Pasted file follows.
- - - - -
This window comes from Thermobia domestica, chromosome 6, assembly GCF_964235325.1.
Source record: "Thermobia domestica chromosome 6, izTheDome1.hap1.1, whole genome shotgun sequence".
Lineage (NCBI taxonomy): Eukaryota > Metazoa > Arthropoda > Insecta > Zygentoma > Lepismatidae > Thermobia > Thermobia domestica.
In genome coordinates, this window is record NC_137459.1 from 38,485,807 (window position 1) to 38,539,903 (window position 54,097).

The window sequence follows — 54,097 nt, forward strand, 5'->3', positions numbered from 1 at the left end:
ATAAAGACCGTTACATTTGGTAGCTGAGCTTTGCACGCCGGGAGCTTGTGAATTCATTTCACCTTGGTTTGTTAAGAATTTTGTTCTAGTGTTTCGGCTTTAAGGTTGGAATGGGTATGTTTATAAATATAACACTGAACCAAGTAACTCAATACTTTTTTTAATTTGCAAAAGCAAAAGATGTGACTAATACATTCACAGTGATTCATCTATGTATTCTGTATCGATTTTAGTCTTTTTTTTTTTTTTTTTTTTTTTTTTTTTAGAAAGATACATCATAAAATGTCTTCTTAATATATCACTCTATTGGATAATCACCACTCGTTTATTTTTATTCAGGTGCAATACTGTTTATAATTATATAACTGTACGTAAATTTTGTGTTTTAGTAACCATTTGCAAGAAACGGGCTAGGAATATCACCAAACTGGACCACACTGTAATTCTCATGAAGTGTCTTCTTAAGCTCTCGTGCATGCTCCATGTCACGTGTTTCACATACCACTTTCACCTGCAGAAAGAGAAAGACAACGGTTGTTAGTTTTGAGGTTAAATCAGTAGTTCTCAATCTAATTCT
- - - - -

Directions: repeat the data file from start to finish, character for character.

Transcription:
This window comes from Thermobia domestica, chromosome 6, assembly GCF_964235325.1.
Source record: "Thermobia domestica chromosome 6, izTheDome1.hap1.1, whole genome shotgun sequence".
Lineage (NCBI taxonomy): Eukaryota > Metazoa > Arthropoda > Insecta > Zygentoma > Lepismatidae > Thermobia > Thermobia domestica.
In genome coordinates, this window is record NC_137459.1 from 38,485,807 (window position 1) to 38,539,903 (window position 54,097).

The window sequence follows — 54,097 nt, forward strand, 5'->3', positions numbered from 1 at the left end:
ATAAAGACCGTTACATTTGGTAGCTGAGCTTTGCACGCCGGGAGCTTGTGAATTCATTTCACCTTGGTTTGTTAAGAATTTTGTTCTAGTGTTTCGGCTTTAAGGTTGGAATGGGTATGTTTATAAATATAACACTGAACCAAGTAACTCAATACTTTTTTTAATTTGCAAAAGCAAAAGATGTGACTAATACATTCACAGTGATTCATCTATGTATTCTGTATCGATTTTAGTCTTTTTTTTTTTTTTTTTTTTTTTTTTTTTAGAAAGATACATCATAAAATGTCTTCTTAATATATCACTCTATTGGATAATCACCACTCGTTTATTTTTATTCAGGTGCAATACTGTTTATAATTATATAACTGTACGTAAATTTTGTGTTTTAGTAACCATTTGCAAGAAACGGGCTAGGAATATCACCAAACTGGACCACACTGTAATTCTCATGAAGTGTCTTCTTAAGCTCTCGTGCATGCTCCATGTCACGTGTTTCACATACCACTTTCACCTGCAGAAAGAGAAAGACAACGGTTGTTAGTTTTGAGGTTAAATCAGTAGTTCTCAATCTAATTCT